Studio 666 (2022) – a feature film review by Andrew Buckner
Elevated by its sly nods to and taking cues from such dread-infused classics as Sam Raimi’s The Evil Dead (1981), William Friedkin’s The Exorcist (1973), and John Carpenter’s Halloween (1978), Studio 666 (2022) is intentional camp done right. Sharply directed by B.J. McDonnell (2013’s bloody terrific Hatchet III) and smartly penned by Jeff Buhler and Rebecca Hughes, the overlong, but always entertaining, 106-minute feature is filled with impressive, inventive, and plentiful, especially for a relatively mainstream work, gore effects. Such is a factor, along with its related visual components, that is much in line with its 1980’s style straight-to-video genre spirit. The myriad moments of successful tongue-in-cheek comedy, though too broad on occasion, are frequently the result of the wonderfully watchable and hysterically haywire lead performance from Dave Grohl (as himself). The rest of the cast, including a stunning secondary representation from Jenna Ortega as Skye Willow and a memorable depiction from Whitney Cummings as Samantha, deliver their roles with just the right amount of schlock. Nonetheless, Grohl’s wacky, off-beat, amiable yet strangely organic enactment beautifully captures the tone of the production. Even when the gags don’t quite land, Grohl and the situations surrounding him are so amusing that such slight faults are quickly forgiven.
Based on a story by Grohl, McDonnell tells the tale of the iconic rock crew Foo Fighters gathering in a mansion with a tragic and violent history in Encino, Los Angeles, California to record their tenth album. Once the process has begun, Grohl almost immediately becomes obsessive and unhinged. In so doing, he focuses on the shaping of, not a whole LP, but a single song. More specifically, a tune that just becomes longer and more laborious on the members of the group to execute as the days pass. This is with no end to the ever-growing opus in sight. As bodies begin to pile-up around them and Grohl’s behavior becomes more erratic, the band finds themselves warding off both Grohl and the malevolent supernatural forces that are overtaking him.
This familiar, but well done and still promising, plotline commences with an efficient and effective slasher show opening. It transpires in 1993 and runs a brisk two minutes. This is made evermore attention-garnering by the marvelous score from Carpenter that thunders in sonic brilliance over the soundtrack during this episode. The distinctly moody vibe this melodic composition brings to the presentation, along with a fantastic and surprising cameo early-on from the maestro behind this arrangement, solidify the love and admiration for the cinematic macabre and its masters that pulsates throughout every frame of the project. Likewise, the usually satisfactory but unremarkable cinematography from Michael Dallatorre and Eric Leach is at its most appealing in this brief section.
As for the rest of the venture, the sheer likability of the Foo Fighters themselves and the high quality of their music drives the finely crafted buildup and intimate creative sessions that construct the bulk of the first fifty minutes of the exercise. Yet, it’s hard to deny that the characters found herein are underdeveloped. Admittedly, this isn’t the type of project where such an influence is the most pivotal aspect for maximum viewer engagement. Regardless, extra energy in this arena might’ve help make the stakes more palpable when the off-the-wall terror, primarily the squeal-for-joy ingenuity of the kills, that occur in the superior second half of the design come into play.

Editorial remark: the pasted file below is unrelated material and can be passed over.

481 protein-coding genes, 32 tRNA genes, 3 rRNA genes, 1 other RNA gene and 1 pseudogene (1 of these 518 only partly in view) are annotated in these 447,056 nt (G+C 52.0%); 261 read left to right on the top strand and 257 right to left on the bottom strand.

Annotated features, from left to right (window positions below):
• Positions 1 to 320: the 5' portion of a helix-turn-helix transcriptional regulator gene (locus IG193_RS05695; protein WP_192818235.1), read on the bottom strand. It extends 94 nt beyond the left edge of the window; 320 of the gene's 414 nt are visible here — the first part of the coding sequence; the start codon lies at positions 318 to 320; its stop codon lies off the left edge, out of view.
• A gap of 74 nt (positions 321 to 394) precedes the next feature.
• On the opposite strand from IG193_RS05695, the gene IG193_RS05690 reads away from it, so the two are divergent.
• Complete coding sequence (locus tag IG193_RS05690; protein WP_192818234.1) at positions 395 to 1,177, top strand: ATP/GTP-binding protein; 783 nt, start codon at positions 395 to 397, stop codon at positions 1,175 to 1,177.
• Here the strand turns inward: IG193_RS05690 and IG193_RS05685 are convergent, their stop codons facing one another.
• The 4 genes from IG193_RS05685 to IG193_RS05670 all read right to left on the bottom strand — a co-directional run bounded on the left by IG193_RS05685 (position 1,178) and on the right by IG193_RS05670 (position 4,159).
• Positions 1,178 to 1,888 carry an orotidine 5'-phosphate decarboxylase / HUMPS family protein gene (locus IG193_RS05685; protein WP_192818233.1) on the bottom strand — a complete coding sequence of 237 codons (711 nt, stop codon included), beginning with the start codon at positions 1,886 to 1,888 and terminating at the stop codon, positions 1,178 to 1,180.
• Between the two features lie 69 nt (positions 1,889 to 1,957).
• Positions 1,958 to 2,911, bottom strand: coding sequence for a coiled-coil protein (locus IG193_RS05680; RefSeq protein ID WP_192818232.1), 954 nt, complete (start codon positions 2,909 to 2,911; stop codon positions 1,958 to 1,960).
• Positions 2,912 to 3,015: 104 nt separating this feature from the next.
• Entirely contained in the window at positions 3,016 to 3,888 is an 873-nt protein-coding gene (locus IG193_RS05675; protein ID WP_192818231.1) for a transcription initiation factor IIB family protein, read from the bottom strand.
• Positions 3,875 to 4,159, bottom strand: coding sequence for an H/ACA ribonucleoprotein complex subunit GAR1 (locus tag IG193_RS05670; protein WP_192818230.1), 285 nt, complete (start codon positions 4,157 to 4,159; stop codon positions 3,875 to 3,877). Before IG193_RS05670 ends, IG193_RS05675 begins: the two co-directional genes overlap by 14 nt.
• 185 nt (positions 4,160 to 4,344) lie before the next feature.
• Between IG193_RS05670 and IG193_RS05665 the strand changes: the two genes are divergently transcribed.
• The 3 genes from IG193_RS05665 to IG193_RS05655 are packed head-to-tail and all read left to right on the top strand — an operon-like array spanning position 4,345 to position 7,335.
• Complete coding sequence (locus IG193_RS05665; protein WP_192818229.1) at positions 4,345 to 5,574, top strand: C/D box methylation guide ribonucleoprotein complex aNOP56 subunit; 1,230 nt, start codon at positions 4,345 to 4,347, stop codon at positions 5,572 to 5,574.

The structure, pacing, themes, and even some of the uniquely presented dialogue in McDonnell’s latest vehicle are standard service. In retrospect, this trait nicely reflects the already addressed late-night movie model the affair superbly parallels. The mostly one-location setting, which has an intriguing past that is fully fleshed-out in the article, also triumphantly mechanizes in this manner. It’s a tried-and-true impetus for the narrative. Yet, it assists in issuing a comfortably claustrophobic atmosphere to the proceedings. The numerous rock and roll references sprinkled throughout the exertion add to the easy, winking at the audience enjoyment of the piece. Even when the flick emerges as a bit too safe, the proficient editing, makeup, camera handling, set decoration, and sound also nimbly overcome such defects.
In a year that is continually demonstrating the strength of new entries in long-standing shock series, from the excellent Scream (2022) to the criminally underappreciated Texas Chainsaw Massacre (2022), McDonnell has provided a necessary reminder of how refreshing an original film can be. McDonnell’s latest venture is delightful, unpretentious fun. It knows exactly what spectators demand of it. In turn, it caters to these expectations in tremendous fashion. Boosted by a pair of elegant credits sequences, this is the type of big screen excursion that lovingly embraces its many tropes. Thus, the entire effort is vastly improved. Much like Foo Fighters’ recent audio output, the upbeat and solid nine-track disc Medicine at Midnight (2022), Studio 666 rocks!
Studio 666 receives **** out of ***** on The Buckner Scale.
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